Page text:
Ki Tisa: A Path to Follow

Adonai, Adonai, el rachum v’chanun…” — Exodus/Shemot 34:6-7

The soul is part of God. And therefore when the soul calls out to God in prayer, part of God is, as it were, calling out to God’s own self. So, when our text says that God passed by Moses’ face, it means that Moses was overcome by reverence and filled with fear and love. And just this is the reason that the word “Adonai” is repeated. The first mentioning of “Adonai” is actually the aspect of God within Moses calling to its other, universal presence. Continue reading Ki Tisa: A Path to Follow

Ki Tisa: Something to Notice

Sections of this week’s portion figure prominently in Arguing with God: A Jewish Tradition, by Anson Laytner (Northvale, NJ: Jason Aronson, 1990).

Anson explores rabbinic use of Moses’ arguments (p.49ff). He describes liturgical use of verse 32:12 — “turn from Your fierce wrath, and repent the evil against Your people” — in an 11th Century CE piyut (liturgical poem) recited on Mondays and Thursdays as part of Tachanun [supplication] (p.122ff). In addition, he outlines the “complete law-court argument prayer” which Moses offers immediately after the Golden Calf incident, Exodus/Shemot 32:9-14:

Here is manifest an example of complete law-court argument prayer: an opening address (verse 11), a defense argument (verses 12a, 13), a plea (or petition) (verse 12b), and a divine response (indirect) (verse 14). But the threat of destruction is not ended. Although God relents of His plan (verse 14), He still requires further appeasement…(Exodus 32:30-35)

The second argument should be considered as a continuation of the first, although structurally each can stand alone. First of all, it pursues the same line of argumentation as does the first. Second, it provides the real conclusion to the story (that is God’s actual sentence and its execution [verses 33-35]). Third, Moses’ ultimatum, “erase me,” seems to be a direct response to God’s offer in verse 10 to make of Moses a great nation. Fourth, Moses’ recounting of the event, in Deuteronomy 9:26-29, blends the two arguments of the Exodus story into a single unit. Finally, both arguments are needed to save the people fully.

— Anson, p.10-11

Continue reading Ki Tisa: Something to Notice

Ki Tisa: Language and Translation

Exodus/Shemot 32:25, part of Moses’ confrontation with Aaron regarding the Golden Calf, contains two interesting words for which there are a range of translations. One is a hapax legomenon, a word that appears only once in the Tanakh; the other a common verb, with a root that encompasses three and half columns in my concordance:*

“Moses saw the people, that it was exposed [ki parua hu], for Aaron had exposed them [ki p’raoh aharon] to disgrace [l’shimtzah] among those who rise up against them.” — Stone*


“Moses saw that the people were out of control [ki parua hu] — since Aaron had let them get out of control [ki p’raoh aharon] — so that they were a menace [l’shimtzah] to any who might oppose them.”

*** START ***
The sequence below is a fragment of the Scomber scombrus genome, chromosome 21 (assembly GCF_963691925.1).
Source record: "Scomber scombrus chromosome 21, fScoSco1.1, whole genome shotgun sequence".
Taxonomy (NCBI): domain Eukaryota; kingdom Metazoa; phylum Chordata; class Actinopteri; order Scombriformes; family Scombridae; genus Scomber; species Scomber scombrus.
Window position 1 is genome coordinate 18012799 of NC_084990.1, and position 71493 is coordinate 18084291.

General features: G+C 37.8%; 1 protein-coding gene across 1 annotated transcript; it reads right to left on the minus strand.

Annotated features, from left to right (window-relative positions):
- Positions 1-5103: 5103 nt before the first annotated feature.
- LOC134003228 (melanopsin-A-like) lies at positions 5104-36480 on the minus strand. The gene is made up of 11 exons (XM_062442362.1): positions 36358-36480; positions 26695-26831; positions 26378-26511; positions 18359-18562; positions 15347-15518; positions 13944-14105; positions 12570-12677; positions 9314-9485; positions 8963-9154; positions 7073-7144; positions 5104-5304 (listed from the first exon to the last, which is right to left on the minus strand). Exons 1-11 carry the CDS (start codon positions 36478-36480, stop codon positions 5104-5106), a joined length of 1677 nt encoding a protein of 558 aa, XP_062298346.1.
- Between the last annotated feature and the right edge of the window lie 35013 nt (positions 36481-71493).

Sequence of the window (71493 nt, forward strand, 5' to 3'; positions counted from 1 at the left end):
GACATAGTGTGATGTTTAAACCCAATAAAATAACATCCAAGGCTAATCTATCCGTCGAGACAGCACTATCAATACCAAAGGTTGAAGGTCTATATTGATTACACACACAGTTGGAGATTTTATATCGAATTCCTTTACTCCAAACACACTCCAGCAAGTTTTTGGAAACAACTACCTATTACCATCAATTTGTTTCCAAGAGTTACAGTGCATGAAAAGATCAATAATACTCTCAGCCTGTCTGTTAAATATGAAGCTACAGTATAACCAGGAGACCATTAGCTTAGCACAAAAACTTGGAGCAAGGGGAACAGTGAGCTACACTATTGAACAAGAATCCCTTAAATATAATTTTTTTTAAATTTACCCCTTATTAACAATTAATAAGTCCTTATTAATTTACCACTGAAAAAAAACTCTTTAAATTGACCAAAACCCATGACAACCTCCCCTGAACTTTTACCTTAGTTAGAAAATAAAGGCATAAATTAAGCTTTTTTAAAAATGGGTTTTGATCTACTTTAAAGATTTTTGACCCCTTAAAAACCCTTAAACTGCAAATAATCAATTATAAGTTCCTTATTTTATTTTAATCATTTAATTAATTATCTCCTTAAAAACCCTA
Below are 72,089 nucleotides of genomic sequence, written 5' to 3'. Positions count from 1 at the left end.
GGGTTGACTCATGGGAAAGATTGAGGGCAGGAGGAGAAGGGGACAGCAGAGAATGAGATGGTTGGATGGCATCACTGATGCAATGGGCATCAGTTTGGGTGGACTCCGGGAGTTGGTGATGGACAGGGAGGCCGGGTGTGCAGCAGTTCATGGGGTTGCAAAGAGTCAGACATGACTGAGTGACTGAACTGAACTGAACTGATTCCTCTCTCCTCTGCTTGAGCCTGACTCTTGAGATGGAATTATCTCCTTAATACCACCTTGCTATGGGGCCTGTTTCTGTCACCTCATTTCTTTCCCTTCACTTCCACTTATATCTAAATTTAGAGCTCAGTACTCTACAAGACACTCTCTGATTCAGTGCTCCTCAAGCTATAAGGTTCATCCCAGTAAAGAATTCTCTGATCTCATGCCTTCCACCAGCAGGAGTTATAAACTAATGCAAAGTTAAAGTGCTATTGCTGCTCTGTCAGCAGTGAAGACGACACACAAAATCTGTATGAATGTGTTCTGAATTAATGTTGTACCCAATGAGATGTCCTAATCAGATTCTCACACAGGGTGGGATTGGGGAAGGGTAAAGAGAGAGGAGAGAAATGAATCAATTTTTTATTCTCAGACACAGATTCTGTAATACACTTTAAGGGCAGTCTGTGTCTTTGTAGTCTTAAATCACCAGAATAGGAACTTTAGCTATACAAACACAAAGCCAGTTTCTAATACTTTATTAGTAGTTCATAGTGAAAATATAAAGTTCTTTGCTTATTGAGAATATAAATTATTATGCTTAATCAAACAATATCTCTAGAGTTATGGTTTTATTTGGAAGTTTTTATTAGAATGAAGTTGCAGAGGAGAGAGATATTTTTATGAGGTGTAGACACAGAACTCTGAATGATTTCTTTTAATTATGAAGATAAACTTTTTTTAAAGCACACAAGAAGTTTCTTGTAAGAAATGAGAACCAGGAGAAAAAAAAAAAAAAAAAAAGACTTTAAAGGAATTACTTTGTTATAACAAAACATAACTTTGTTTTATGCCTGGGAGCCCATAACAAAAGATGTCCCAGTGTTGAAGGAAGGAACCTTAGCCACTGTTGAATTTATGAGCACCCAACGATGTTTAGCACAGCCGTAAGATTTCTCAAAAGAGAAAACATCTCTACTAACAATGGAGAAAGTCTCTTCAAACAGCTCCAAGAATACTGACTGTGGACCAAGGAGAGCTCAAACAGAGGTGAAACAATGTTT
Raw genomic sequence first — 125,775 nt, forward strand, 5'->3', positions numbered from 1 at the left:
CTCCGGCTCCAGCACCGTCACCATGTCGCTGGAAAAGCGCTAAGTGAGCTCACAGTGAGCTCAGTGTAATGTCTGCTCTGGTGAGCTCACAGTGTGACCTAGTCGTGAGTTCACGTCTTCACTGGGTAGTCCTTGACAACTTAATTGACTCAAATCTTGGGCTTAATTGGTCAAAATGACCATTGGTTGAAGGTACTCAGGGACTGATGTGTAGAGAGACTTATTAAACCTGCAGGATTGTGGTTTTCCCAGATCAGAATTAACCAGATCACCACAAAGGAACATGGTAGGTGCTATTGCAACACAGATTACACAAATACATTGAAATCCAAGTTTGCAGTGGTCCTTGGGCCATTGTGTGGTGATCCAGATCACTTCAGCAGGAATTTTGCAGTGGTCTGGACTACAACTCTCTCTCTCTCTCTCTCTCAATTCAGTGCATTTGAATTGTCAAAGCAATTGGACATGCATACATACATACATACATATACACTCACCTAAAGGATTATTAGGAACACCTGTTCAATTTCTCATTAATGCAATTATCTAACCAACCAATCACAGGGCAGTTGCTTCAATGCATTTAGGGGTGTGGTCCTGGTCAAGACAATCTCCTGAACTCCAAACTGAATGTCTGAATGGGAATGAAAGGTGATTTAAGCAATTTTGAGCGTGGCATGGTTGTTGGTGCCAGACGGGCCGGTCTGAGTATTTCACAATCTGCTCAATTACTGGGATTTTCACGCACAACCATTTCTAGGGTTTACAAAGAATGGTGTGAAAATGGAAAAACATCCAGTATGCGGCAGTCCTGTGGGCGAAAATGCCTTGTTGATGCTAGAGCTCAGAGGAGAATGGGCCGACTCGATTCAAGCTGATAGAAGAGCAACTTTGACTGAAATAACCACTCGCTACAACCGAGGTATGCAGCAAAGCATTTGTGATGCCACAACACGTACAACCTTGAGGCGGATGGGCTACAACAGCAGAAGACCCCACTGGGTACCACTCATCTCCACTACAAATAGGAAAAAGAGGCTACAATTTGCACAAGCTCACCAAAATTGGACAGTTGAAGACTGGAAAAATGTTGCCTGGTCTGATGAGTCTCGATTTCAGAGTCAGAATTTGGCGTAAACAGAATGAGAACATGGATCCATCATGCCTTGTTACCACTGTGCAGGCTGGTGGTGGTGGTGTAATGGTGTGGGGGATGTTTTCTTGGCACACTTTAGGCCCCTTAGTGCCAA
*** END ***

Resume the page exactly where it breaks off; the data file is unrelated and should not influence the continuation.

A menace. Others, “an object of derision.” — JPS/Plaut*


“Now when Moses saw the people: that it had gotten-loose [ki parua hu],

for Aharon had let-it-loose [ki p’raoh aharon] for whispering among their foes [l’shimtzah].”

gotten-loose: The same verb (paro’a) was used in 5:4, where Pharoah complained about the Israelites. for whispering: A derisive kind of whispering. — Fox*


“And Moses saw the people, that it was let loose [ki parua hu], for Aaron had let them loose [ki p’raoh aharon] as a shameful thing [l’shimtzah] to their adversaries.”

The basic meaning of the Hebew paru’a is “to unbind,” as in the unbinding or letting loose of long hair. The sense here is of loosing of all inhibitions in orgiastic frenzy.

The word translated as a “shameful thing,” shimtsah, appears only here and so its meaning is uncertain, though it seems to indicate something strongly negative. “To their adversaries” might conceivably be a euphanims for “themselves,” as the more common word for enemies is sometimes used as a euphemistic substitution in curses.– Alter*

Cassuto* notes use of the root pei-reish-ayin in Numbers/Bamidbar 6:5, e.g, which refers directly to hair, in this case of an individual who took Nazarite vows: “…he shall let the locks [pera’] of hair of his head grow long,’ that is to say, the Nazirite shall allow the hair of his to grow untended” (p.420).

None of the six translation/commentaries links pei-reish-ayin with the Sotah [suspected wife] (Numbers/Bamidbar 5) — in which the priest is to bare [para’] the wife’s head. All note similarities, however, between Moses’ actions regarding the Golden Calf and the priest’s instructions regarding the Sotah.

Cassuto also notes a comparison of this loose/exposed/out of control state with the stiff-necked characterization of verse 9, adding, “In these poetic expressions there is possibly to be heard an echo of the ancient epic poem to which we have alluded earlier” (p.421). Throughout his Exodus commentary, Cassuto refers to “an ancient heroic poem, an epos dating back to earliest times, that told at length of the story of the Egyptian bondage, of the liberation and of the wandering of the children of Israel in the wilderness” (p.2).

* Please see Source Materials for full citations and additional information.


The “Opening the Book” series was originally presented in cooperation with the independent, cross-community Jewish Study Center and with Kol Isha, an open group that for many years pursued spirituality from a woman’s perspective at Temple Micah (Reform). “A Song Every Day” is an independent blog, however, and all views, mistakes, etc. are the author’s.